Inyo County has taken one more step towards the construction of a new animal shelter in Big Pine.
On Tuesday, the board approved plans and specifications and declared that the project will not have a significant impact on the environment before authorizing Public Works Director Clint Quilter to seek bids for the construction project.
The proposed animal shelter will be located just west of the existing shelter, a converted dairy barn that was built in the 1920s, on County Road in Big Pine.
At Tuesdayâs meeting, Deputy Public Works Director Jim Tatum said the new, 3,3360 square-foot shelter will include 22 indoor/outdoor dog kennels, 24 cat cages, an Americans with Disabilities Act-compliant restroom, an office and other amenities ânecessary for a fully functional animal shelter.â
The new shelter is expected to cost between $675,000 and $700,000. Funding for the building is coming from a combination of county contributions and donations from the community and ICARE of the Eastern Sierra, which has spearheaded the project.
In April 2013, ICARE approached the Board of Supervisors with a plan to utilize the combined pot donated funds and county dollars to build the new shelter.
At the time, local leaders agreed with ICARE President Ted Schade that the current facility is not adequate for the homeless animals living there, or county employees who work there.
Following that meeting, ICARE vowed to undertake the fundraising effort, with Inyo County budgeting $375,000 for the project and the Inyo County Sheriffâs Department contributing $275,000, which was donated by a private citizen for use at the shelter.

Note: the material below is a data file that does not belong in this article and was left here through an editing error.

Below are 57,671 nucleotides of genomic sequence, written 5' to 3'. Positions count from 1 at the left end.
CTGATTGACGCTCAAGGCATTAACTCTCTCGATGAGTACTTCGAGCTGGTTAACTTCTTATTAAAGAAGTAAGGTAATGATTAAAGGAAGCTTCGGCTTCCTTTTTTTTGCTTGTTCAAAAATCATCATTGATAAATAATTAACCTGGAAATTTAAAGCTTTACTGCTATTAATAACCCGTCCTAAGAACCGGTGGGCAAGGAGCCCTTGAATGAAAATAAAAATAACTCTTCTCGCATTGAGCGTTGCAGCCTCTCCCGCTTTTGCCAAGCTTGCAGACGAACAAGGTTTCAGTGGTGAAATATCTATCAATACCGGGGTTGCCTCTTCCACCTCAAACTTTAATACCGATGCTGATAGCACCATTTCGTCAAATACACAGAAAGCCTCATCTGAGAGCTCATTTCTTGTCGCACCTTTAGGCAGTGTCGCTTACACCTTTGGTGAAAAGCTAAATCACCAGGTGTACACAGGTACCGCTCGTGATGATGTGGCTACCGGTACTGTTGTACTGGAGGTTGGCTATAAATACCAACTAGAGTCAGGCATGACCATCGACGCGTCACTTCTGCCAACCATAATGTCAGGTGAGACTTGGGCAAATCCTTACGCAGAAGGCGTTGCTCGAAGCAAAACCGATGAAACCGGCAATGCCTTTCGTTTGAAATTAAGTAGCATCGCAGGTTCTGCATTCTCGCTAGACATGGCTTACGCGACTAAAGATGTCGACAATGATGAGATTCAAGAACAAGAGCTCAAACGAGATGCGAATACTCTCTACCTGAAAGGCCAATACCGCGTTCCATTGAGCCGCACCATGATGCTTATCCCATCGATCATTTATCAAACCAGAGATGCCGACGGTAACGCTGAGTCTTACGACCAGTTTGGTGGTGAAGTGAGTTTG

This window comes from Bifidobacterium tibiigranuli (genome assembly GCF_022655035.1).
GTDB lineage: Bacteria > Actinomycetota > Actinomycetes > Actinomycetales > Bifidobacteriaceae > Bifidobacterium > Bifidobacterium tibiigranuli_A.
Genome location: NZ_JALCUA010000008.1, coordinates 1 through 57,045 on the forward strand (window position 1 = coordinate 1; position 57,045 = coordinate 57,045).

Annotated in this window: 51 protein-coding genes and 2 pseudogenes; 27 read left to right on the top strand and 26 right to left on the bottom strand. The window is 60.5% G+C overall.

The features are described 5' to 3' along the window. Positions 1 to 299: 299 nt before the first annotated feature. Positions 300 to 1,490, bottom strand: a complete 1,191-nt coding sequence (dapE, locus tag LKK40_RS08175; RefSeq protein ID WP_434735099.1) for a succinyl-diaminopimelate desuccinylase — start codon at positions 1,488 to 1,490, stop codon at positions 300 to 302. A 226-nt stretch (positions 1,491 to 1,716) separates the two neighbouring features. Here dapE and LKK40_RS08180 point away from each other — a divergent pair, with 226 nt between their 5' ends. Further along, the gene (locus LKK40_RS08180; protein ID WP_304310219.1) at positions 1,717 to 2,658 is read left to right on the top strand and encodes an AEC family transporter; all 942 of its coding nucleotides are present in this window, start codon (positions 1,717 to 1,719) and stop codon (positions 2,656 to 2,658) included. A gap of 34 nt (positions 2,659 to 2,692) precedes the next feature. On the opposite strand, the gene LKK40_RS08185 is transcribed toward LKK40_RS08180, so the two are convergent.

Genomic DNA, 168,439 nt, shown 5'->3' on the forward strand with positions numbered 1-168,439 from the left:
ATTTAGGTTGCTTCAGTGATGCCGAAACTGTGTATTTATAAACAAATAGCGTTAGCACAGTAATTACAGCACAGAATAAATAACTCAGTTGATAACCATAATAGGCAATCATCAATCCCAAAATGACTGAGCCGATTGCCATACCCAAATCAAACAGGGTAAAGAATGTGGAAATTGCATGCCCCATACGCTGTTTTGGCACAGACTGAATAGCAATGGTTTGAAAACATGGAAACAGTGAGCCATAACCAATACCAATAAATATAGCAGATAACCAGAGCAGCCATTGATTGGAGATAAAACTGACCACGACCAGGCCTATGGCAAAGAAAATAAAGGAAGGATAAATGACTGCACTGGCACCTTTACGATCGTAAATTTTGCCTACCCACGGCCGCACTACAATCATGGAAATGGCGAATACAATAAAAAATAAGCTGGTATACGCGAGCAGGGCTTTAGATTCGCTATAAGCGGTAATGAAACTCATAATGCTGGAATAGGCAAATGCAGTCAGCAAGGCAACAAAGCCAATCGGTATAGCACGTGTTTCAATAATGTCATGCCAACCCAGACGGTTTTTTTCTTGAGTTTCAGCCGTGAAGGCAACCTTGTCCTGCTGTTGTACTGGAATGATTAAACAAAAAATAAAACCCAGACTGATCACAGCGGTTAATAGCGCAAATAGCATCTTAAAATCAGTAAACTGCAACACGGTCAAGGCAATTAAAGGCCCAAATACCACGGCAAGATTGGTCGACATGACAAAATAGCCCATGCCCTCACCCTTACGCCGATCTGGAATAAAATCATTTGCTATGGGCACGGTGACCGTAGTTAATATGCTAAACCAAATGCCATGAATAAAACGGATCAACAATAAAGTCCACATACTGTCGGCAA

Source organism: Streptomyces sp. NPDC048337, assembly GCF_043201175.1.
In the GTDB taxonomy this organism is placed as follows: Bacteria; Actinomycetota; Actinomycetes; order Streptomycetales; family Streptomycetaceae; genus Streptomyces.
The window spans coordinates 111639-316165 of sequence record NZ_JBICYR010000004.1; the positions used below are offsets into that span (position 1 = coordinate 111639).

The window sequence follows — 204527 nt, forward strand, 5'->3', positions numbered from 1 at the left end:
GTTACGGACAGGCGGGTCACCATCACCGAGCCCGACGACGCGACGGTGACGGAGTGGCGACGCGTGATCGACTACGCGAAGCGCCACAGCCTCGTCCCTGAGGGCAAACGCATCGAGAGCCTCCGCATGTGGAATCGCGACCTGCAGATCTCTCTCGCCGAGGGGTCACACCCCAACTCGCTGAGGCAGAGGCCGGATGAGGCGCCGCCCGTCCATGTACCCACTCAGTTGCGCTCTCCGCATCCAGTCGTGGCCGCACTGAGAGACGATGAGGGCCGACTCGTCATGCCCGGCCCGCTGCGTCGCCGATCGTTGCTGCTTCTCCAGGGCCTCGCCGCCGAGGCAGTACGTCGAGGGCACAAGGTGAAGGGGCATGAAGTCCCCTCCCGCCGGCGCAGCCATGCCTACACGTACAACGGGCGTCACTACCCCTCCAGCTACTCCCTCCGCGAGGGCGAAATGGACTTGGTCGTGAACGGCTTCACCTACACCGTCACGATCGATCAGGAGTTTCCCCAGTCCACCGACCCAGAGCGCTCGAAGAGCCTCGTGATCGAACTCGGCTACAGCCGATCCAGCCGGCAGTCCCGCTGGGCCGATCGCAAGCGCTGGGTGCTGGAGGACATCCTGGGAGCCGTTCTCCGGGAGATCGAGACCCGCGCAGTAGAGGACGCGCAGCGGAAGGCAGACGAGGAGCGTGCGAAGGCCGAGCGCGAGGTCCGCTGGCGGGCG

âI think weâre close,â Schade told the Board Tuesday, explaining that to date, ICARE has $753,000 in its shelter fund. The goal is to raise $800,000, which will pay for construction and other costs, such as furnishing the facility with kennels and other necessities.
For its part, ICARE has donated $93,000. However, Schade said that money came from the organizations spay and neuter program funding. âWe would like to cut that back as much as we can,â Schade said. He said that once the $800,0000 goal is reached, ICARE will continue accepting donations and begin reducing its $93,000 contribution in order to maintain its spay and neuter program.
Schade said that donations for the âRaise the Roof â A Cause for Pawsâ shelter fundraiser have come in from all over the country, with a number of local businesses and organizations stepping up to the plate with contributions.
ICARE is continuing its fundraising effort, and anyone who would like to donate to the new shelter fund may do so by visiting www.icareforpets.org/.
All donors who make donations of $500 or more will be recognized on a âdonor recognition wallâ in a prominent location at the new shelter. Residents can also help purchase equipment for the new shelter. New dog kennels run about $5,000 each, and cat kennels are about $2,500 each.
âThis is a great example that when the community supports something thatâs proposed by the county, the community can really step up. Theyâre putting their money where their priorities are,â Schade said last month. âA year ago, we were scared that weâd have this huge fundraising effort that wouldnât go anywhere. Weâre just blown away by the support. But weâre not there yet.â
ICARE decided early this year to postpone its annual ICARE Dinner Fundraiser so volunteers can focus on the Raise the Roof Campaign. But when that announcement was made, three local service groups, the Bishop Noon Rotary, Sunrise Rotary and the Bishop Lions Club, stepped up to fill the need and help with the Raise the Roof campaign at the same time.
The Lions and Rotary clubs will be hosting a spaghetti dinner at the Tri-County Fairgrounds June 28, with proceeds going towards the new shelter fund. Shade said that should be the last contribution before work begins on the new facility.
Tatum said this week that the new shelter should be built and ready for use by the end of the year.
For more information, call ICARE at (760) 872-3802.